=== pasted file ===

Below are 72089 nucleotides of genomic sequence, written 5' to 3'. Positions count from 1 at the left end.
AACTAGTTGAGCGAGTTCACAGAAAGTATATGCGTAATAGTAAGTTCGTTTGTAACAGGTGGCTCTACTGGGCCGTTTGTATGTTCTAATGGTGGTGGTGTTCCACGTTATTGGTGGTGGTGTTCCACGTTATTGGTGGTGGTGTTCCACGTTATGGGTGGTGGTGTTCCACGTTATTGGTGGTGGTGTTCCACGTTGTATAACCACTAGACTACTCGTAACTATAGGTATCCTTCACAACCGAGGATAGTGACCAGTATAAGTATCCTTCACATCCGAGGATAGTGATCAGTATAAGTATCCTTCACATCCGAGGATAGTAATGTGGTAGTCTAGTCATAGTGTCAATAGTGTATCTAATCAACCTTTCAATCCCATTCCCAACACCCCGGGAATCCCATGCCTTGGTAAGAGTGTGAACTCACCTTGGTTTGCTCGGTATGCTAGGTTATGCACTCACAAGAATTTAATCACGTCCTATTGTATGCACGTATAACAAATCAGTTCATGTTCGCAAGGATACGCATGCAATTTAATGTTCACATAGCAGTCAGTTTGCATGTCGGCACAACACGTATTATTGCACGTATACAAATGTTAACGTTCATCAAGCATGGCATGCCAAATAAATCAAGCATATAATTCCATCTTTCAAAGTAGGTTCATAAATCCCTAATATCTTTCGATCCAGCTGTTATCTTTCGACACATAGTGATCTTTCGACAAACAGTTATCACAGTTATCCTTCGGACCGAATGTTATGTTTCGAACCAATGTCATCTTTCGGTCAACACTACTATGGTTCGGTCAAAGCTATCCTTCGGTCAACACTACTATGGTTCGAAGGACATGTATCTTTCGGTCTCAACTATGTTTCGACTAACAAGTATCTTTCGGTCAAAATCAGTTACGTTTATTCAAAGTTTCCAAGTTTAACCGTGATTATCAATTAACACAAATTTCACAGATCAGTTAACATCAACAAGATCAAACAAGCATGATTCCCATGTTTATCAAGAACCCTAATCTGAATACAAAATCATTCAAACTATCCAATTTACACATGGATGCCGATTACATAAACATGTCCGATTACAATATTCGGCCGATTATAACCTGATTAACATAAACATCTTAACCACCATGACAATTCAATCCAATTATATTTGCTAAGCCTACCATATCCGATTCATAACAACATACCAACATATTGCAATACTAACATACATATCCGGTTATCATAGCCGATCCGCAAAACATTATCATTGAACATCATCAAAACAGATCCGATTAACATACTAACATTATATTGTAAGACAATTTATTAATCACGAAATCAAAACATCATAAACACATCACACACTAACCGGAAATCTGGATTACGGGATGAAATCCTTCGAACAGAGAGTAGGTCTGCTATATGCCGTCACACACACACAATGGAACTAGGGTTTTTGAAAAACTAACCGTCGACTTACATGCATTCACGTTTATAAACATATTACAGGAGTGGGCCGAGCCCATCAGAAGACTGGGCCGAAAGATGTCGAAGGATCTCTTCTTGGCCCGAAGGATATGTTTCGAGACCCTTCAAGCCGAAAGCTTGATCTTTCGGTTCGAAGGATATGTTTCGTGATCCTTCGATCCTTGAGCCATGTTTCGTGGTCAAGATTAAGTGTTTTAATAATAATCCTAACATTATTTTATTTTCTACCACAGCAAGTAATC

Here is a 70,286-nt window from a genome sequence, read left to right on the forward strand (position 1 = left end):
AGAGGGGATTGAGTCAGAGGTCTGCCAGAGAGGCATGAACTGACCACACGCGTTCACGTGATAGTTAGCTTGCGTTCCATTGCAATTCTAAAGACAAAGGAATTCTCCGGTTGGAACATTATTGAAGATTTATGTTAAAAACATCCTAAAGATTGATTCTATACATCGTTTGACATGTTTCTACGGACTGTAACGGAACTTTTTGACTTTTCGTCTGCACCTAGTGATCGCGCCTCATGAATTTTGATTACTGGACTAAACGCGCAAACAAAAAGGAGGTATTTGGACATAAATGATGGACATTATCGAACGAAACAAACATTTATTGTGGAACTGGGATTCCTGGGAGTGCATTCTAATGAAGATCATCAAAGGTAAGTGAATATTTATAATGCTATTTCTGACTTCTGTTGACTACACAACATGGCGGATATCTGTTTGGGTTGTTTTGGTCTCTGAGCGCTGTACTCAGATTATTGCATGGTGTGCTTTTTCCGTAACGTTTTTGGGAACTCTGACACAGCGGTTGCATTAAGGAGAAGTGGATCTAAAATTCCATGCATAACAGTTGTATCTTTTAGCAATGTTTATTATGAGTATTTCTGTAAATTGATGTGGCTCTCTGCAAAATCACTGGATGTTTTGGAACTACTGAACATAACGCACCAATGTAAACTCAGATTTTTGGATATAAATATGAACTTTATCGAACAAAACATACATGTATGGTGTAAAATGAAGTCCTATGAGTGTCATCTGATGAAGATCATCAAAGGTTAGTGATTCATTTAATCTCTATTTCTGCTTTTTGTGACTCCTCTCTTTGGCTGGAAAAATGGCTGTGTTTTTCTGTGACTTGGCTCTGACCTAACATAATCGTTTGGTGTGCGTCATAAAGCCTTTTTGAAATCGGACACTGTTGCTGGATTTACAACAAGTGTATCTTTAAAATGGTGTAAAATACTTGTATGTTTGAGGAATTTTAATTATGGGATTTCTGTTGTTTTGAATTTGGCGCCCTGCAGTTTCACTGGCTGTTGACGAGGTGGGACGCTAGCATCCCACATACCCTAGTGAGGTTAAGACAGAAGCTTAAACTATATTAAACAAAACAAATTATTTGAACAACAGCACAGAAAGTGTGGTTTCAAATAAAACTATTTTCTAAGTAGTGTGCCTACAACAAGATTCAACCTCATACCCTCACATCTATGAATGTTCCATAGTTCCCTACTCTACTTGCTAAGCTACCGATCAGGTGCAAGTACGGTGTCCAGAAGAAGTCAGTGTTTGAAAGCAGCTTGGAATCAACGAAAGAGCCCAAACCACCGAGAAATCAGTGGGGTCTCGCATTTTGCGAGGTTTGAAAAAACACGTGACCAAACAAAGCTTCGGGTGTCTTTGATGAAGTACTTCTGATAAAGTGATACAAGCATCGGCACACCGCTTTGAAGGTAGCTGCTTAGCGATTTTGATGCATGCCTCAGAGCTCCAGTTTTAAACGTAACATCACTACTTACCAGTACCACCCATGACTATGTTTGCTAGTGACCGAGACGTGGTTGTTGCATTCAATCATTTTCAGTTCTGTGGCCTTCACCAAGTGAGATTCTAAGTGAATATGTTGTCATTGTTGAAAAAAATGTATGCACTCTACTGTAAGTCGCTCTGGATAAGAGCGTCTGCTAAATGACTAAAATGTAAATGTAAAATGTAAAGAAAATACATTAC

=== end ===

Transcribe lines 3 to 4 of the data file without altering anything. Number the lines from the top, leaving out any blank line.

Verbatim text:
Here is a 70,286-nt window from a genome sequence, read left to right on the forward strand (position 1 = left end):
AGAGGGGATTGAGTCAGAGGTCTGCCAGAGAGGCATGAACTGACCACACGCGTTCACGTGATAGTTAGCTTGCGTTCCATTGCAATTCTAAAGACAAAGGAATTCTCCGGTTGGAACATTATTGAAGATTTATGTTAAAAACATCCTAAAGATTGATTCTATACATCGTTTGACATGTTTCTACGGACTGTAACGGAACTTTTTGACTTTTCGTCTGCACCTAGTGATCGCGCCTCATGAATTTTGATTACTGGACTAAACGCGCAAACAAAAAGGAGGTATTTGGACATAAATGATGGACATTATCGAACGAAACAAACATTTATTGTGGAACTGGGATTCCTGGGAGTGCATTCTAATGAAGATCATCAAAGGTAAGTGAATATTTATAATGCTATTTCTGACTTCTGTTGACTACACAACATGGCGGATATCTGTTTGGGTTGTTTTGGTCTCTGAGCGCTGTACTCAGATTATTGCATGGTGTGCTTTTTCCGTAACGTTTTTGGGAACTCTGACACAGCGGTTGCATTAAGGAGAAGTGGATCTAAAATTCCATGCATAACAGTTGTATCTTTTAGCAATGTTTATTATGAGTATTTCTGTAAATTGATGTGGCTCTCTGCAAAATCACTGGATGTTTTGGAACTACTGAACATAACGCACCAATGTAAACTCAGATTTTTGGATATAAATATGAACTTTATCGAACAAAACATACATGTATGGTGTAAAATGAAGTCCTATGAGTGTCATCTGATGAAGATCATCAAAGGTTAGTGATTCATTTAATCTCTATTTCTGCTTTTTGTGACTCCTCTCTTTGGCTGGAAAAATGGCTGTGTTTTTCTGTGACTTGGCTCTGACCTAACATAATCGTTTGGTGTGCGTCATAAAGCCTTTTTGAAATCGGACACTGTTGCTGGATTTACAACAAGTGTATCTTTAAAATGGTGTAAAATACTTGTATGTTTGAGGAATTTTAATTATGGGATTTCTGTTGTTTTGAATTTGGCGCCCTGCAGTTTCACTGGCTGTTGACGAGGTGGGACGCTAGCATCCCACATACCCTAGTGAGGTTAAGACAGAAGCTTAAACTATATTAAACAAAACAAATTATTTGAACAACAGCACAGAAAGTGTGGTTTCAAATAAAACTATTTTCTAAGTAGTGTGCCTACAACAAGATTCAACCTCATACCCTCACATCTATGAATGTTCCATAGTTCCCTACTCTACTTGCTAAGCTACCGATCAGGTGCAAGTACGGTGTCCAGAAGAAGTCAGTGTTTGAAAGCAGCTTGGAATCAACGAAAGAGCCCAAACCACCGAGAAATCAGTGGGGTCTCGCATTTTGCGAGGTTTGAAAAAACACGTGACCAAACAAAGCTTCGGGTGTCTTTGATGAAGTACTTCTGATAAAGTGATACAAGCATCGGCACACCGCTTTGAAGGTAGCTGCTTAGCGATTTTGATGCATGCCTCAGAGCTCCAGTTTTAAACGTAACATCACTACTTACCAGTACCACCCATGACTATGTTTGCTAGTGACCGAGACGTGGTTGTTGCATTCAATCATTTTCAGTTCTGTGGCCTTCACCAAGTGAGATTCTAAGTGAATATGTTGTCATTGTTGAAAAAAATGTATGCACTCTACTGTAAGTCGCTCTGGATAAGAGCGTCTGCTAAATGACTAAAATGTAAATGTAAAATGTAAAGAAAATACATTAC